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Vastness of Space

“I see only two possibilities – one, that we are alone in this vast universe, and second that we are not. Both sound equally terrifying”. I read this on the internet and cannot stop thinking how accurate this is. Scientifically, you can try and explain every single occurrence, but when we put on the poetic lens, the void between the stars and moon begins to expand.  

In the winter of 1995, scientists pointed the Hubble telescope at an area of the sky that was dark and nearly empty. Over ten consecutive days, the telescope took 150 hours of exposure to the same area and what came back was nothing short of spectacular! They saw over 1500 distinct galaxies glimmering in a tiny sliver of the universe. But how large was the image captured? You would wonder. Well, if you were to put a pen and hold it in front of the night’s sky, focusing on its tip. That is what the telescope captured in its first deep field image. Those 3000 galaxies were seen in that speck of the universe. 

To give you a perspective, the distance between the Earth and the Sun is 94 million miles. Again, the nearest star outside our solar system is 4.2 light-years away. But what is a light-year? Or what are the millions of miles we are talking about? It might just be a number for us, but when we talk scientifically, these numbers go beyond our comprehension. 

The universe, if believed, started with a bang. Now, if you see a regular explosion, it starts from nothing to inflating energy and finally deflates after a point. However, scientists have claimed that the universe is expanding or inflating faster than the theories under the Standard Model of Cosmology. This could mean that the standard model needs to be updated and points to an opportunity for discovery. This also puts doubt on the theory that the universe comprises relative amounts of normal matter, dark matter, dark energy and radiation. There can be much more to it. Who knows?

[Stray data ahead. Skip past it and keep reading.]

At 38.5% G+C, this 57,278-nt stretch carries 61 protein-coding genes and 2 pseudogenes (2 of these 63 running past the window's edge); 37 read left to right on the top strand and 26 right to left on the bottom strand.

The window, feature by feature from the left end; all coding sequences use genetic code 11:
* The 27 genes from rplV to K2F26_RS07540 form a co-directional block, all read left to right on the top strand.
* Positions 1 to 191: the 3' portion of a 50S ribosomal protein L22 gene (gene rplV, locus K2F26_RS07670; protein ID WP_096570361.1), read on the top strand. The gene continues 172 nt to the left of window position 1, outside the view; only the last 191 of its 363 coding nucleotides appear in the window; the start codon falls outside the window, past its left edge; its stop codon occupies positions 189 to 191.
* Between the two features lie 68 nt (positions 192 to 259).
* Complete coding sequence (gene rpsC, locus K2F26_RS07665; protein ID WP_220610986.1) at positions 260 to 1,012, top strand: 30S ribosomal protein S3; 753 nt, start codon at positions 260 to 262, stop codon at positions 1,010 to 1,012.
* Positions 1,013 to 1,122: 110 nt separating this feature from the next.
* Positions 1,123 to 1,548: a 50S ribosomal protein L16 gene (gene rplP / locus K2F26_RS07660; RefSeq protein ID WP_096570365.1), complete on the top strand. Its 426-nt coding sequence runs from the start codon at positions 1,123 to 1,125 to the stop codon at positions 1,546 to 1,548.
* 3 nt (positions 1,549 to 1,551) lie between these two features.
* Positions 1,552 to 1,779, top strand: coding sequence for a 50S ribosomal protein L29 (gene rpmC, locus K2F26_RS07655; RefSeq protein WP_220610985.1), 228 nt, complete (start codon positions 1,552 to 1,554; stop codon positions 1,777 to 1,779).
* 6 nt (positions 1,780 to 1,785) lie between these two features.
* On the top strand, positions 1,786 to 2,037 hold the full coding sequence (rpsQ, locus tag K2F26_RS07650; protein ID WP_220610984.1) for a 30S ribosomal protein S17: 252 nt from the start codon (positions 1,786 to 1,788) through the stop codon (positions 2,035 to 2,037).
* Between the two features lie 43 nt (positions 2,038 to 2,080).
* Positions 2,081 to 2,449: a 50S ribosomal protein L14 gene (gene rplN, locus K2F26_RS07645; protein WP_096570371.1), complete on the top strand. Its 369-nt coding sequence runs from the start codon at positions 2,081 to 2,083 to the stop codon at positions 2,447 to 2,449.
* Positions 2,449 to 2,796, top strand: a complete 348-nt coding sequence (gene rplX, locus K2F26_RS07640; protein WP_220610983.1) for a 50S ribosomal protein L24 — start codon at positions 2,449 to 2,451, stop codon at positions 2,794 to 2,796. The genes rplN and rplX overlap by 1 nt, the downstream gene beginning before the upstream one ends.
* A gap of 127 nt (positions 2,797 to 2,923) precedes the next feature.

The universe appears to be a time window, and the farther we look, the farther back we go in time. Light moves at a speed of 300 thousand Kms/sec. To use it up for you, suppose you are standing a meter away from your friend. The light from your friend’s face took about 3.336 nanoseconds to reach you. This means you always see your loved ones 3.336 nanoseconds into the past. If you look around, you are not seeing the world as it is, but as it was, the further things are, the further back in time you are looking. 

The idea for this article struck me on my terrace when I looked up at the sky. I wondered what purpose we hold here on this planet which is no bigger than a grain of sand. Like fireflies on a summer night, the dots illuminating the velveteen sky only strengthens my wonderment. When you look at the twinkling stars, you’re looking back in time. You see the stars as they were thousands of years ago, and some might be just dead. Crazy! Isn’t it?

It is not necessary that the vastness of this universe could be captured in numbers. What if it’s eternal? Infinite. The fact that we are living in something so huge yet so tiny that if our planet gets washed up, it won’t make an iota of difference in the universe is scary. 

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